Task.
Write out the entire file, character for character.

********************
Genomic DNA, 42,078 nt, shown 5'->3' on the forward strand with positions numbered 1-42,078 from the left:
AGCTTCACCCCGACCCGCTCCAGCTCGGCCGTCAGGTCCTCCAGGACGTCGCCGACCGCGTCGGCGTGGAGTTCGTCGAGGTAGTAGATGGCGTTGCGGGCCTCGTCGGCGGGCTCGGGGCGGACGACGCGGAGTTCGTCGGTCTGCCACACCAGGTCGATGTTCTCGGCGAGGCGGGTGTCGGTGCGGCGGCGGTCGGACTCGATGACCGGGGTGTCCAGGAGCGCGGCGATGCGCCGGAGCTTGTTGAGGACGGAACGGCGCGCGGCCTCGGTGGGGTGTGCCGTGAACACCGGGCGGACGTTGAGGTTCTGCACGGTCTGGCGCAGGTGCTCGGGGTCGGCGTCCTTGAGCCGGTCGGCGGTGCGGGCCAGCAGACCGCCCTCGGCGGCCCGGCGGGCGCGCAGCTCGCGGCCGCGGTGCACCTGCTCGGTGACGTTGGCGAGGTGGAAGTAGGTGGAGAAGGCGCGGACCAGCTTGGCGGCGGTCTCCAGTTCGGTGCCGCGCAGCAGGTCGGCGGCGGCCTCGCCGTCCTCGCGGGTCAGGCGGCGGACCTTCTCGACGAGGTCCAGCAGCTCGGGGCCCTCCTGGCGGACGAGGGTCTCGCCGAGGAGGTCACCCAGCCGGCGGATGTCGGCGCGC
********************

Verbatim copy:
Genomic DNA, 42,078 nt, shown 5'->3' on the forward strand with positions numbered 1-42,078 from the left:
AGCTTCACCCCGACCCGCTCCAGCTCGGCCGTCAGGTCCTCCAGGACGTCGCCGACCGCGTCGGCGTGGAGTTCGTCGAGGTAGTAGATGGCGTTGCGGGCCTCGTCGGCGGGCTCGGGGCGGACGACGCGGAGTTCGTCGGTCTGCCACACCAGGTCGATGTTCTCGGCGAGGCGGGTGTCGGTGCGGCGGCGGTCGGACTCGATGACCGGGGTGTCCAGGAGCGCGGCGATGCGCCGGAGCTTGTTGAGGACGGAACGGCGCGCGGCCTCGGTGGGGTGTGCCGTGAACACCGGGCGGACGTTGAGGTTCTGCACGGTCTGGCGCAGGTGCTCGGGGTCGGCGTCCTTGAGCCGGTCGGCGGTGCGGGCCAGCAGACCGCCCTCGGCGGCCCGGCGGGCGCGCAGCTCGCGGCCGCGGTGCACCTGCTCGGTGACGTTGGCGAGGTGGAAGTAGGTGGAGAAGGCGCGGACCAGCTTGGCGGCGGTCTCCAGTTCGGTGCCGCGCAGCAGGTCGGCGGCGGCCTCGCCGTCCTCGCGGGTCAGGCGGCGGACCTTCTCGACGAGGTCCAGCAGCTCGGGGCCCTCCTGGCGGACGAGGGTCTCGCCGAGGAGGTCACCCAGCCGGCGGATGTCGGCGCGC